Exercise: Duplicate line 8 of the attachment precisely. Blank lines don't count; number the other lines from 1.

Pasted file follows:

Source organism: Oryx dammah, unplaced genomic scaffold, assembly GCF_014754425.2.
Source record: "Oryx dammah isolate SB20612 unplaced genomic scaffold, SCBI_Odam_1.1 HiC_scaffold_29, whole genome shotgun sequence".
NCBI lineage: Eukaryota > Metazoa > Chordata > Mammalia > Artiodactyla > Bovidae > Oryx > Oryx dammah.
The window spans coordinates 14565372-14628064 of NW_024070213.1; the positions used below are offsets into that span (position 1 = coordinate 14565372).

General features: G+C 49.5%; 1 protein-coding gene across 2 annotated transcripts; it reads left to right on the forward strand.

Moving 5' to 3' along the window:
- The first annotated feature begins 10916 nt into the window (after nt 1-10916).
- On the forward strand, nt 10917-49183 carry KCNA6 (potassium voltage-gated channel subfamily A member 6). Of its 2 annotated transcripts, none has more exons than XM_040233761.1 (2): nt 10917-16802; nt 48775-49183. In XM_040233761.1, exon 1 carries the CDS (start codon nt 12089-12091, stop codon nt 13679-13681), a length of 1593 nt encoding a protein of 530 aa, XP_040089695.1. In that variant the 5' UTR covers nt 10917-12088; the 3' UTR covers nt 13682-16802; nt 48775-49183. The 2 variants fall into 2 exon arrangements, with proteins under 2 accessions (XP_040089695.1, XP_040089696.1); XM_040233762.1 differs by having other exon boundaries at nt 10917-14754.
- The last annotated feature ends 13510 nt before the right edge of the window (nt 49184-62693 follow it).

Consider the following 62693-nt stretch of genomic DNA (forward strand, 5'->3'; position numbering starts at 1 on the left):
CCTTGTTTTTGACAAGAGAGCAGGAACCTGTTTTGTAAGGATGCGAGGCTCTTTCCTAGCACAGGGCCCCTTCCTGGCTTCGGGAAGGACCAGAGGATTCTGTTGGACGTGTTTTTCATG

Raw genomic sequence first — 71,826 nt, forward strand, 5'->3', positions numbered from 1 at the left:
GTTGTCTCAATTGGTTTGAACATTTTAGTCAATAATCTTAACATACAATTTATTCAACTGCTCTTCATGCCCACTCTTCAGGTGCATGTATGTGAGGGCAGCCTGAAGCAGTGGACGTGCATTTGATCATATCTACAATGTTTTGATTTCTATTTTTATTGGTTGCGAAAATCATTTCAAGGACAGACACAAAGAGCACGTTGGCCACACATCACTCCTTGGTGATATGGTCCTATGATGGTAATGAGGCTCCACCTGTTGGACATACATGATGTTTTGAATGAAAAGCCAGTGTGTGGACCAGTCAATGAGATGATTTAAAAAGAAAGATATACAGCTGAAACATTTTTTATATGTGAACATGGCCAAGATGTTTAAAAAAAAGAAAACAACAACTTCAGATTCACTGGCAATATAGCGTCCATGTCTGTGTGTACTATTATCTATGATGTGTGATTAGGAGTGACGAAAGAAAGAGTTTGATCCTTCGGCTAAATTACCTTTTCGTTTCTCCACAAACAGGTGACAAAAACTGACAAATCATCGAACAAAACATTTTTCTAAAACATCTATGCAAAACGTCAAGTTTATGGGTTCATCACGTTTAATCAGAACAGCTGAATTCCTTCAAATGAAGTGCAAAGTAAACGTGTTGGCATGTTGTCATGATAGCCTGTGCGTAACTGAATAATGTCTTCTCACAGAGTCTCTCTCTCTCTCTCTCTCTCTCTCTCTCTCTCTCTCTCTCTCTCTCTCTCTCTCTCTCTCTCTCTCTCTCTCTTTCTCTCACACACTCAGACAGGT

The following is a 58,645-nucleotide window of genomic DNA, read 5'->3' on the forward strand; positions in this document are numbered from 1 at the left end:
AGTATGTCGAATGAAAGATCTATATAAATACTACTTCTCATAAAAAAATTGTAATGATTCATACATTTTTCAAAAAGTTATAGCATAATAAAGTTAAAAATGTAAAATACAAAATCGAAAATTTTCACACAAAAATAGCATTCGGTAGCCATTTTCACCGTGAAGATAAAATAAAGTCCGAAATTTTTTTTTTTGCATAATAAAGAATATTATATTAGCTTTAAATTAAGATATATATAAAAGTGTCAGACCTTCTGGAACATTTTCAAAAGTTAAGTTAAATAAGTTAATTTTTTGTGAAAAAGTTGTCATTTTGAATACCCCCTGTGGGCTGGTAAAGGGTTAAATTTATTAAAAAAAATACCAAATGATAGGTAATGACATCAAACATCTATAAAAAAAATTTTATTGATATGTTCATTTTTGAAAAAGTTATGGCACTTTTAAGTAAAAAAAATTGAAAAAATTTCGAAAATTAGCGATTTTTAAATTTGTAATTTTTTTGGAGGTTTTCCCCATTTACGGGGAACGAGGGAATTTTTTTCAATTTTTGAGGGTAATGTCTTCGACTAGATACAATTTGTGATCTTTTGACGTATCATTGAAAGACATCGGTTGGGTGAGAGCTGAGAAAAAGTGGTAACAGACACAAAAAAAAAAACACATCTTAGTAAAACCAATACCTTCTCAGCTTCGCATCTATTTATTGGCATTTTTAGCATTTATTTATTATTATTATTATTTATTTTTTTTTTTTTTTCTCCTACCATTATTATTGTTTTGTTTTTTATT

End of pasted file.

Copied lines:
- On the forward strand, nt 10917-49183 carry KCNA6 (potassium voltage-gated channel subfamily A member 6). Of its 2 annotated transcripts, none has more exons than XM_040233761.1 (2): nt 10917-16802; nt 48775-49183. In XM_040233761.1, exon 1 carries the CDS (start codon nt 12089-12091, stop codon nt 13679-13681), a length of 1593 nt encoding a protein of 530 aa, XP_040089695.1. In that variant the 5' UTR covers nt 10917-12088; the 3' UTR covers nt 13682-16802; nt 48775-49183. The 2 variants fall into 2 exon arrangements, with proteins under 2 accessions (XP_040089695.1, XP_040089696.1); XM_040233762.1 differs by having other exon boundaries at nt 10917-14754.